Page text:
August 10, 2009

Natural Security on the Front Page

Sunday’s New York Times reported on the nexus of climate change and national security and the efforts to integrate climate change concerns into U.S. strategic planning. John Broder, writing for the New York Times, takes note that though “the Pentagon and the State Department have studied the issues arising from dependence on foreign sources of energy for years,” the synthesis of climate change and U.S. national security is a relatively new phenomenon. Deputy assistant secretary of defense for strategy Amanda Dory called the move a “‘sea change’”-style transformation. Recent studies and war game exercises suggest that this transformation is a welcome and important step; the National Defense University and the Center for Naval Analysis both project U.S. military involvement abroad will increase as storms intensify, droughts worsen, and food and water become scarcer. At risk, too, are a number of U.S. military bases threatened by sea-level rise and severe storm activity.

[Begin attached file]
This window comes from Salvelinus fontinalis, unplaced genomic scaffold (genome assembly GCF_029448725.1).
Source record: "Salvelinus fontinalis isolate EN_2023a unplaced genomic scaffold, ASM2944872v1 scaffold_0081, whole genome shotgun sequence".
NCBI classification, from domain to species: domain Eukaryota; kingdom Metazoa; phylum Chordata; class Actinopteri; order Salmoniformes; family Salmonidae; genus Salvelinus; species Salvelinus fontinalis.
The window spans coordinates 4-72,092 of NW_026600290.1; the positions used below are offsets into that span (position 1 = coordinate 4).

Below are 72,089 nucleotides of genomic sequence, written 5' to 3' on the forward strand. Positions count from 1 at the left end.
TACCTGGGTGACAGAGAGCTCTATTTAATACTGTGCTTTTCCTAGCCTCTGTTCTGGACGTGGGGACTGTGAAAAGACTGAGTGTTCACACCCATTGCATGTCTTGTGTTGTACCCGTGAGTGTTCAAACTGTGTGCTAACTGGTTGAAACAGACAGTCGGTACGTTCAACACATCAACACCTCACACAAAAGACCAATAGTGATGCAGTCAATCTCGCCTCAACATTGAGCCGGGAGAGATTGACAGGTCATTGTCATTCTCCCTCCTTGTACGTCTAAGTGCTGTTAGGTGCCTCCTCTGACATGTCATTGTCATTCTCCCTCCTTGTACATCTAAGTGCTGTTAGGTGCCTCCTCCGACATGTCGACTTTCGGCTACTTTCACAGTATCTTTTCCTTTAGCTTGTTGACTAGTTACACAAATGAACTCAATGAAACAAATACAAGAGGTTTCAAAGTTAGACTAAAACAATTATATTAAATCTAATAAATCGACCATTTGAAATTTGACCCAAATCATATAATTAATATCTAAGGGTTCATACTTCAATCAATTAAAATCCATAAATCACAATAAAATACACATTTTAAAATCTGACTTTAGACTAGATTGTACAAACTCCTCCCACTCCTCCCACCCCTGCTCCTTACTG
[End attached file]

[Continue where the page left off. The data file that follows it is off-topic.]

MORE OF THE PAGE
As the threat of climate change becomes clearer, U.S. strategic planners will have to take steps to ensure that the country is prepared for climate change contingencies. When released in February 2010, the Quadrennial Defense Review will include an assessment of the impacts of climate change on the Department of Defense's facilities, equipment and current and future missions. The State Department’s inaugural Quadrennial Diplomacy and Development Review is expected to address climate change concerns as well. Both reviews represent another watershed moment for the United States in redefining what constitutes a threat to U.S. national security. The New York Times article will hopefully reinforce the public awareness of climate change-security linkages and draw even more attention to the issue.